This is a song by the LEC. In it you see casters. As in the people who add commentary during a game. Do you see soccer casters do that? Oh, you did, once, huh? Well, they’ve been doing it for a while now, it’s not their first rodeo. Moreover: This was in anticipation of just. One. Game. True, it was probably THE game of the season, because a member of team Fnatic went to their biggest rival G2 and they were meeting up for the first time since then, but still… For one game. And besides being an awesome song soundwise, the lyrics have more layers than the biggest onion you’ve ever sliced and the production value of the video is… well, see for yourself, it’s good.

24/7 content

But it’s not just that. As a fan, there is just so much to engage with. All the teams, players, coaches, casters, hosts, analysts and staff have their own, very active, social media channels and are actually playing the game themselves in a lot of cases. The league’s discord is constantly buzzing and they even launched a game hidden in a virtual studio tour ( a mobile-only game, I might add). While you’re watching the games, you have a chance to find drops with exclusive in-game items. There’s a podcast, VOD, … I could go on.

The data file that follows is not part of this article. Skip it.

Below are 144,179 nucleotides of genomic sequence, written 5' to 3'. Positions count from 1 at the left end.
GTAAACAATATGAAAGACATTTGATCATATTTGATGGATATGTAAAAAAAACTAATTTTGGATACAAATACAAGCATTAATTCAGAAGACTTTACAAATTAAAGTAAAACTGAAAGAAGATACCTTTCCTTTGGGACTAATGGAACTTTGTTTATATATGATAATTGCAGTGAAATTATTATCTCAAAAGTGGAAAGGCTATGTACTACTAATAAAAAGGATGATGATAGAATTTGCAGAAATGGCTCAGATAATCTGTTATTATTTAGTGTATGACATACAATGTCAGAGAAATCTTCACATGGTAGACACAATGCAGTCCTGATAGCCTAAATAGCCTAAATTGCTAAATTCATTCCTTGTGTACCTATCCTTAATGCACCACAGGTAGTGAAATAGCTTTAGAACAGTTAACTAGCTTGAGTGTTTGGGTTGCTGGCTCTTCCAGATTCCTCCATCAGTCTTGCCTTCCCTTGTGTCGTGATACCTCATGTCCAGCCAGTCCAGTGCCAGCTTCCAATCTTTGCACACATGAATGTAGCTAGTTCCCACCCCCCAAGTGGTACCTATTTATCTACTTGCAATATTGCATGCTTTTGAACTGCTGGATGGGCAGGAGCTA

And the crew has a narrative of it’s own, making it very addictive to watch every minute. Mainly because they are that good at what they do and love doing it.

Now imagine the generation that is growing up with this as a standard form of sports entertainment and being asked by their parents to join them in experiencing the World Cup Soccer. What do you think they expect and what will they get?